sikuk Sikuk refers to mangosteen fruit. Scientific Name : Garcinia mangostana Linn. The mangosteen is an evergreen tree about 10 to 25m tall with a dense pyramidal crown. The fruits produced are apomictic. The fruit is about 6 to 7cm in diameter, round but slightly flattened at the ends. It has a smooth thick, firm rind, pale green when immature and turning dark purple or red-purple when ripe. Enclosed by the rind is the edible pulp in 4 - 8 white segments. The flavour is slightly acidic but sweet and delicious. Each fruit has 1 to 2 seeds. [ picture | more ]
sinda Sinda is a knife.
siyang Siyang (sinjang) is a pant or trousers.
so So refers to from. "So" is to be pronounced like "Sou" or "Sou..x"
sumuk Sumuk is a grandmother. A short name for a grandmother is ofcoure "Muk". For example: "Muk Redan" means the old lady is a grandmother of Redan. If the old lady have many grandchildren, her shortname would be derived from the title "Muk" and the name of the eldest grandchildren.
sungi Sungi refers to a river.
sura Sura can be a sun or a sunny day.

tapan Tapan is a winnowing rattan pan used for winnowing padi.
tapau Tapau is a minor flooding or overflow. Big flood refers to "Uba baas".
tambok Tambok is a small rattan basket, cylindrical in shape. A big rattan basket is called a "Juah"
taruh Taruh refers to number three (3).
teban Teban is to bring.
temi Temi is a foreigner or a visitor. "Di-nemi" is to visit (usually to far away places).
tema Tema is to touch.
tenuk Tenuk is to cook or boil. For example: "Tenuk Tubi" is to cook rice while "Tenuk Pi-in" is to boil water.
teris Teris is a rope.
teru Teru is scared or afraid or frighten.
tering Tering is a species of gaint bamboo mainly used as construction and weaving and a source of food. Scientific Name : Dendrocalamus giganteus. See also "Apuk", "Buruh" and "Pisa". [ picture ]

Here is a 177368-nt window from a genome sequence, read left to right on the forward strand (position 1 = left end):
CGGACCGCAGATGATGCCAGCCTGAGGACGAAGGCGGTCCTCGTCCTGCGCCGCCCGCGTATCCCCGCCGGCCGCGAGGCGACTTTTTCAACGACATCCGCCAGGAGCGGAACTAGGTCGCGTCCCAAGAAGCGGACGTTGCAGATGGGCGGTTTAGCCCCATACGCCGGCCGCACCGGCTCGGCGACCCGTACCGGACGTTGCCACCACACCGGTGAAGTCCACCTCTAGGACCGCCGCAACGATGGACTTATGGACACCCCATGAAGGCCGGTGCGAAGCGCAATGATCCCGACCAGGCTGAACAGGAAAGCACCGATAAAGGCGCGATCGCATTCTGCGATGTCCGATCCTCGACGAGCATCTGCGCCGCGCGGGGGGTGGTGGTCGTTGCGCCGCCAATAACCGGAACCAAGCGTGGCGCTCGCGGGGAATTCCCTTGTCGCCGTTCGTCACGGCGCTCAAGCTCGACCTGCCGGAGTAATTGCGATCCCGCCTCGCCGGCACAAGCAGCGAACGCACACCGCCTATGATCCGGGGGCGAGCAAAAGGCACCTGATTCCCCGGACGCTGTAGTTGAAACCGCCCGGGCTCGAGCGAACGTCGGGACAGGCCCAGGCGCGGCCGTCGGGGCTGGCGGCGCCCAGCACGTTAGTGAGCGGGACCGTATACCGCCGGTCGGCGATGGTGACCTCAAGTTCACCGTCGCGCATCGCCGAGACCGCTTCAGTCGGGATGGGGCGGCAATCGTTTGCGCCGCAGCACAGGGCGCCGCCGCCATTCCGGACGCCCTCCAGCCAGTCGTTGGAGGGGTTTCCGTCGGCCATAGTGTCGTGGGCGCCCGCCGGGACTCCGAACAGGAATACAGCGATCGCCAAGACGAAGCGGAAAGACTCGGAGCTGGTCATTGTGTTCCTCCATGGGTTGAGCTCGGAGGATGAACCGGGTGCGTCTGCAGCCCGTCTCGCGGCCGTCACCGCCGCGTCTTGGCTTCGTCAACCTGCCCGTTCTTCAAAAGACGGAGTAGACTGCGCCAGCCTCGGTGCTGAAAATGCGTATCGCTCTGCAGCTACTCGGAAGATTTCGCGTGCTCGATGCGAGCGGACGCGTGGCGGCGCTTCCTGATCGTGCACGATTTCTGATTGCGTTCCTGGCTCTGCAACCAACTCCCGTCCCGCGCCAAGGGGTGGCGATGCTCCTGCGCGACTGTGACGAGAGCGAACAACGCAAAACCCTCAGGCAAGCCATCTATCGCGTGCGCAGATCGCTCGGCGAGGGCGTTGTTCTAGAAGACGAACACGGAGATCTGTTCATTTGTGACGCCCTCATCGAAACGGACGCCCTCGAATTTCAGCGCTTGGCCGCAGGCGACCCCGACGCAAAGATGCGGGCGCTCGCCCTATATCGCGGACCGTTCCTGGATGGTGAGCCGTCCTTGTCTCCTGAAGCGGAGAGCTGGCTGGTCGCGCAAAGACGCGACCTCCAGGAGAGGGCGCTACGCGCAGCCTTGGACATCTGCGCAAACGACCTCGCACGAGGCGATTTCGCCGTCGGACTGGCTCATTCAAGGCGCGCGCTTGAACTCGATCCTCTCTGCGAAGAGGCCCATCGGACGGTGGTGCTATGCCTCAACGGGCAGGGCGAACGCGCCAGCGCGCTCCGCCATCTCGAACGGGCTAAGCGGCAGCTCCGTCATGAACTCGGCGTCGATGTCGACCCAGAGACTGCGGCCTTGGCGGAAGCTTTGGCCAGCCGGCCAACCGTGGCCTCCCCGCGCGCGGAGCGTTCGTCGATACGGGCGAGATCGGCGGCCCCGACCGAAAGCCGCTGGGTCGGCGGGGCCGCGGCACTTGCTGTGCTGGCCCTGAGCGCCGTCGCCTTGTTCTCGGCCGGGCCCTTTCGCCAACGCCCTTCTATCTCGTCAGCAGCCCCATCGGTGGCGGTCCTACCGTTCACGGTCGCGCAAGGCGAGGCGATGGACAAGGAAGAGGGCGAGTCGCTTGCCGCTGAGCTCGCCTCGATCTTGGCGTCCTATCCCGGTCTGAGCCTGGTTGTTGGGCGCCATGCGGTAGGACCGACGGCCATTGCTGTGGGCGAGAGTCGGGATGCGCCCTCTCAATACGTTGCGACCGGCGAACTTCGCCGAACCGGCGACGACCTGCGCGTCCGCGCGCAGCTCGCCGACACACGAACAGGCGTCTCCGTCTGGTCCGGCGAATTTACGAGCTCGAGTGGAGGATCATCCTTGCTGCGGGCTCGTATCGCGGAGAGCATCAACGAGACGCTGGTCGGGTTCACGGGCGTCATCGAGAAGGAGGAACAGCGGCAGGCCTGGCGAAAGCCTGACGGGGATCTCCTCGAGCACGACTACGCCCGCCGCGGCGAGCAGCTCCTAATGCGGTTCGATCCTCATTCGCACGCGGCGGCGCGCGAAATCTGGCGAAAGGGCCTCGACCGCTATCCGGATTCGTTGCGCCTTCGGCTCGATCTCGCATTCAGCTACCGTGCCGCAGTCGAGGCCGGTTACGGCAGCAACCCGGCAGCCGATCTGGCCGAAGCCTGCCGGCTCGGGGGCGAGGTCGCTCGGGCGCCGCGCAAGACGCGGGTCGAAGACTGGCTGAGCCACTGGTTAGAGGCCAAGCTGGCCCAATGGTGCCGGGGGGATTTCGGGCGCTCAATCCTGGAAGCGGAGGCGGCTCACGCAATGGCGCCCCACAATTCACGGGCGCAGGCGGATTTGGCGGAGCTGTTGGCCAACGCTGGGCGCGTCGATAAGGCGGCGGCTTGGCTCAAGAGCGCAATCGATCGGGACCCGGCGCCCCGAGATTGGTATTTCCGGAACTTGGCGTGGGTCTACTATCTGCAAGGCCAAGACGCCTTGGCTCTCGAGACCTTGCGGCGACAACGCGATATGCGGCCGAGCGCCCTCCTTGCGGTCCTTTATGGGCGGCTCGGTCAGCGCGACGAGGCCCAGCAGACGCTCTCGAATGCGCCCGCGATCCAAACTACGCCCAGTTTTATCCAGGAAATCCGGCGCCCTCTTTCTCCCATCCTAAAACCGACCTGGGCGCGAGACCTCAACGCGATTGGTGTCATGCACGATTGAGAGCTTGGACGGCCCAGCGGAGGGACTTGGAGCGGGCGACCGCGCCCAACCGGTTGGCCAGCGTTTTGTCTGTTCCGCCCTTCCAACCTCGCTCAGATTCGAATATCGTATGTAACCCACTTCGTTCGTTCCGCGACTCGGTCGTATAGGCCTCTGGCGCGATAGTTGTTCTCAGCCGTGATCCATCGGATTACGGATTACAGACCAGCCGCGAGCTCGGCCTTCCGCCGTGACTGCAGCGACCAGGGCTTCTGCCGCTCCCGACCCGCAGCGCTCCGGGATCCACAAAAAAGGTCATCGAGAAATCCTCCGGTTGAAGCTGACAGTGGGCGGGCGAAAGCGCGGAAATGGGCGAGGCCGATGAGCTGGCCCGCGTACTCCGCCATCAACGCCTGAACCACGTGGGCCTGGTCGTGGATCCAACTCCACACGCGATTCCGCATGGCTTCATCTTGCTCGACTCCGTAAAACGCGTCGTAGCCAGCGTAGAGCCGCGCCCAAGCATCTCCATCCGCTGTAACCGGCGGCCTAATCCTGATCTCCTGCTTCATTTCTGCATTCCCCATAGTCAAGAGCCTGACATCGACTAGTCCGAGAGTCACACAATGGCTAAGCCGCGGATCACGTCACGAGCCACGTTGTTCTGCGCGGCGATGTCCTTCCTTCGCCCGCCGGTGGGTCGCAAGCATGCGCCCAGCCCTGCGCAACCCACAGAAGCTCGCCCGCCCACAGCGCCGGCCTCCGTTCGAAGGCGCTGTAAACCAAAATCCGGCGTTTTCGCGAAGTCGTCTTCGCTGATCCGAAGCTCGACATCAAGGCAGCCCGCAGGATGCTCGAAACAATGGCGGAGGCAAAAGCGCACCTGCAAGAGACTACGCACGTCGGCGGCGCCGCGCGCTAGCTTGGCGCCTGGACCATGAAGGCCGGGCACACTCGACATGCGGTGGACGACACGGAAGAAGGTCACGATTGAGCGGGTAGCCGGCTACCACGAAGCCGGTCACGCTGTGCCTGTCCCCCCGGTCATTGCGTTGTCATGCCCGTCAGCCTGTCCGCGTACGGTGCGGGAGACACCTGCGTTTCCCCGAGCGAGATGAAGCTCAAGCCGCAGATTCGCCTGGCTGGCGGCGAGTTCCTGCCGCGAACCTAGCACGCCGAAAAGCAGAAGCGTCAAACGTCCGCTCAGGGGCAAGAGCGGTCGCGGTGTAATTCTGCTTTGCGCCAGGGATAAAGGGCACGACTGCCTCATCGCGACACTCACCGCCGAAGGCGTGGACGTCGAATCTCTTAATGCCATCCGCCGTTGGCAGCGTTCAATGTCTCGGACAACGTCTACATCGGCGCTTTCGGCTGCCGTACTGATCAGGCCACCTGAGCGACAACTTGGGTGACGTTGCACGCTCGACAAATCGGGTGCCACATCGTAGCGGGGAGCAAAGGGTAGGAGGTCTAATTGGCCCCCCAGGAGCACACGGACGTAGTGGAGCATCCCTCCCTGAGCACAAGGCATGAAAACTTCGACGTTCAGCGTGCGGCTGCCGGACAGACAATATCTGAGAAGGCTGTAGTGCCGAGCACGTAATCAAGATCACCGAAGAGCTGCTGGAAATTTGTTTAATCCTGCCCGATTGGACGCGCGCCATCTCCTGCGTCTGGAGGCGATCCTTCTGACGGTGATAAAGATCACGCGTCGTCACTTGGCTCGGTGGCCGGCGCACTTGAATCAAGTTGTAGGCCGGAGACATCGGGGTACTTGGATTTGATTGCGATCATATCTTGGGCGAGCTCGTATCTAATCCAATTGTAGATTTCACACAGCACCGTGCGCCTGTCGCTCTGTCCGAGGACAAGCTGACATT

tewan Tewan refers to a wound or being wounded.
teya Teya is a farm, garden or an orchard.
teyung Teyung is a great grandmother.
tiban Tiban is a door.
tibayan Tibayan is a form of makeshift bridge or platform for crossing small stream or muddy path.
tidu
(Bau Jagoi)

Tidu- to watch object from above. To look down.
Courtesy of Mr. George Martin
tikiyung Tikiyung is a generic name for snail.
tinga Tinga is to see or look or meet. For example: "Tinga wayang" is to see a movie while "Tinga Doktor" is to meet with a doctor.

See "dapud" that stands for meet.
tubi Tubi is rice.
tuak Bidayuh rice wine usually consumed during the Gawai festival.
tuwas Tuwas refers to angry.

uba Uba refers to flood. For example: "Pi-in Uba" is flood water.
ubak Ubak refers to head. For example: "Ubak baga" is big head. A leader is called as "Pegubak"
ubok Ubok refers to hair. For example: "Ubok buda" is white hair.
udas Udas refers to sweat. Sweating is called "Mudas"
ujen Ujen refers to rain or raining. For example: "Pi-in ujen" is rain water whereas "Anu ujen" is raining or a rainy day.
umot Umot is a ghost.
uwee Uwee refers to rattan. Scientific Name : Calamus spp., Daemonorops spp.

Native to Asia, rattan is the collective name for the climbing palms. They are rope-like, woody climbing plants that can grow to 600 feet long and diameters between 1/8 of an inch to more than 2 inches. After being collected from the forest the stems are boiled in oil and scoured in sand or sawdust to remove their natural gums and resins. The outer skins are removed and used to weave furniture, baskets, screens, and chair seats. The inner core is use for making baskets. Rattan is presently the largest source used in the fabrication of wicker furniture. Within the family of rattan, there are several hundred varieties. The harvesting of rattan occurs between 7 to 15 years from the start of the new growth.
uwang Uwang refers to firewood.

2 comments:

gwestella said...

this entry attracts me.
Im very fond of Bidayuh community maybe because I mix with them too much during my 5 years in Kuching..but being in the community is really nice when you gets to know, understand and speak their languages..

i can see the words display here are mostly tungak ke Bau didin.. :)
No Bidayuh Serian words to display?

ndie amoLdo said...

very like it...